Walter Diggles continues his second day on the stand - | Lufkin and Nacogdoches, Texas

Walter Diggles continues his second day on the stand

Source: KTRE Staff Source: KTRE Staff
Source: KTRE Staff Source: KTRE Staff
Source: KTRE Staff Source: KTRE Staff

Walter Diggles continued his witness testimony Wednesday, with the examination beginning with his defense attorney, Ryan Gertz.

Gertz started by asking multiple questions, pertaining to the search of Diggles’ office at the Deep East Texas Council of Governments, his office at the Lighthouse Church of God in Christ, and his home.

“How did it feel to have strangers in your home?” Gertz said.

The prosecution objected to this question, saying that the question was irrelevant to the case. Judge Ron Clark agreed with the prosecution, and asked Gertz to rephrase his question. Gertz, instead changed his line of questioning.

The new line of questioning focused on  Walter Diggles' belief, and practices related to that belief, that any money awarded to a group for performing a service is then their business and can be used in whatever way they see fit. 

Rosie Diggles’ attorney questioned Walter Diggles next, concerning the amount of money she had spent on a women’s ministry, called Heart to Heart, using a Chase card. It was mentioned that she also used this card for personal expenditures.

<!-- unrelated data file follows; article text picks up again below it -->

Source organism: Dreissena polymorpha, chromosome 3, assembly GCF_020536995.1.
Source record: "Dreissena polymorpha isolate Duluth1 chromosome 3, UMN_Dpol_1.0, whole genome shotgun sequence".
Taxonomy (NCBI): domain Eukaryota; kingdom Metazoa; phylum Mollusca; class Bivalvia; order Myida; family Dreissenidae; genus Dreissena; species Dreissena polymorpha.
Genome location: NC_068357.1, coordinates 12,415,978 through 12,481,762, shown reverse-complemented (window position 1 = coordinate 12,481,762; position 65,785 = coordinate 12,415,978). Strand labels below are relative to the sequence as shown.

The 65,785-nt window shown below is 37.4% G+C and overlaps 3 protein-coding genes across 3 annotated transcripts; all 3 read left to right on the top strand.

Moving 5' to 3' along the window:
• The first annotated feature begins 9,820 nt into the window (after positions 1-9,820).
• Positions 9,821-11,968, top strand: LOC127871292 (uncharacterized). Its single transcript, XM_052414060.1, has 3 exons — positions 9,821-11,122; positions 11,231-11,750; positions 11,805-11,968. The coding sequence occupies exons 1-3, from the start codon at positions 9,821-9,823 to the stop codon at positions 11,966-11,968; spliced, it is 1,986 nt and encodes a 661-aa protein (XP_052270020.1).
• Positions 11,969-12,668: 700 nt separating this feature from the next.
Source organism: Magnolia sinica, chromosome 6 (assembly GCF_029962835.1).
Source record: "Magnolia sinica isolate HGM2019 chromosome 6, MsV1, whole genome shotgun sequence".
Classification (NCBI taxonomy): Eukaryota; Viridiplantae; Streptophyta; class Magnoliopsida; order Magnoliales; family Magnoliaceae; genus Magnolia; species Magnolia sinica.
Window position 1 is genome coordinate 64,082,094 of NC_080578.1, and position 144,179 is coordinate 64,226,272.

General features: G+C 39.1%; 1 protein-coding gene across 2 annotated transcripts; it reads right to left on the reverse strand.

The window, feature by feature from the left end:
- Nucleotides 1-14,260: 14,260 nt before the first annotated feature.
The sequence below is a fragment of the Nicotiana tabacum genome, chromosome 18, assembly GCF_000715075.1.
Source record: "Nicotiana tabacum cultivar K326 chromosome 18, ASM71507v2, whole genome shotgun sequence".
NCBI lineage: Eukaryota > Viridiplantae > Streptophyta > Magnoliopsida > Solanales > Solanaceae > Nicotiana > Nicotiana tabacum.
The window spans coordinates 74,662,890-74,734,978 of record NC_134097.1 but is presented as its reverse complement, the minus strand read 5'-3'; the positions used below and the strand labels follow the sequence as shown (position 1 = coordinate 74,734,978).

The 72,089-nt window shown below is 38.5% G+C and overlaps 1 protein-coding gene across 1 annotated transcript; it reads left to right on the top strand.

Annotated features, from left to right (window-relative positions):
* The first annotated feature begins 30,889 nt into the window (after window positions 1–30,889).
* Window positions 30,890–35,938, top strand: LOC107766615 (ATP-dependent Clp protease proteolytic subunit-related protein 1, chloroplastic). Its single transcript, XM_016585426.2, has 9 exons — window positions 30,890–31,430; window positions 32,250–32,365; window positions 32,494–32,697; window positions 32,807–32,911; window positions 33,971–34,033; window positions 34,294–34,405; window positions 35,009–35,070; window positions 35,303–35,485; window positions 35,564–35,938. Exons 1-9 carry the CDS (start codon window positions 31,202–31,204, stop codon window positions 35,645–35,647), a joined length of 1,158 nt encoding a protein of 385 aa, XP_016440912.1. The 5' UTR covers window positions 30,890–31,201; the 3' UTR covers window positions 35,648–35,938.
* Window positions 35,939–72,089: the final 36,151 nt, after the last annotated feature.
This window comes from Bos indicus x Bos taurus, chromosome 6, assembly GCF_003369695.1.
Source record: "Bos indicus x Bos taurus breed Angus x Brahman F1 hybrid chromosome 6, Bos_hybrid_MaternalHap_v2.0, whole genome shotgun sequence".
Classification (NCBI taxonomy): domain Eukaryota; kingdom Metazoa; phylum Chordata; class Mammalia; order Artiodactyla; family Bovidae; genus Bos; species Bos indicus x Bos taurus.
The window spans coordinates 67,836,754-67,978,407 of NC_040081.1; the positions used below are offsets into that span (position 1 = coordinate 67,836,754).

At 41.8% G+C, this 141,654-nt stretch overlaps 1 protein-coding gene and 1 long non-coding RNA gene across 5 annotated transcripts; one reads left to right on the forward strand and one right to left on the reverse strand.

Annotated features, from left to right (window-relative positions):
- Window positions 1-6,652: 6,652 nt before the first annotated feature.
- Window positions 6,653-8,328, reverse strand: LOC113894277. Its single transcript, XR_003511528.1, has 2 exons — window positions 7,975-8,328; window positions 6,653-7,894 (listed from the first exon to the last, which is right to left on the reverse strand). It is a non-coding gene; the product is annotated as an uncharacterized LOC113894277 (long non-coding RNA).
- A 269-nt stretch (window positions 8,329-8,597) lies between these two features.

Then, Anita Diggles’ attorney questioned Walter Diggles. He asked Walter Diggles if, as the director of the Deep East Texas Foundation, he knew if there were any other people who examined the reimbursement packets, before they were sent to DETCOG. Walter Diggles replied that there were many people who examined the packets.

Anita Diggles' attorney also asked Walter Diggles whether his daughter had been injured while working at the 21st Century Learning Center. He responded that she had, and the initial injury turned into a lasting condition. Walter Diggles said that she was given money, from the learning center, through the foundation, to pay for the medical expenses. 

The U.S. government’s attorney then cross-examined Walter Diggles. They brought up a memo from Walter Diggles to R.C. Horn, the previous president of the foundation. The memo pertained to funds from the Social Services Block Grant, given to the foundation, through DETCOG. Walter Diggles, in the memo, was advising Horn on how to use the funds.

The prosecution then questioned Walter Diggles as to whether or not he had hired a man named Harold Caully. Caully had testified the previous day, regarding his employment at DETCOG, and his volunteer work at the foundation. He said that Diggles had hired him, to which Walter Diggles replied in court Wednesday that he hadn’t.

“I guess he assumed I hired him,” Walter Diggles said. “People assume a lot of things about me.”

The government also brought up a document from the Texas Health and Human Services that, the day before, Walter Diggles had testified to having relied on, while using the money from the SSBG. In that document, it states that fixed rates can only be enacted for a vendor, if that vendor has shown that they’re actual cost is close to the cost they are requesting.

Last week, two witnesses were questioned as to their time as paid volunteers at the foundation's 21st Century Learning program. The U.S. government's attorney focused on the amount of money these two employees were paid, to which they responded $10 an hour.

But, the foundation would ask DETCOG for teaching salaries that added up to $44 an hour. 

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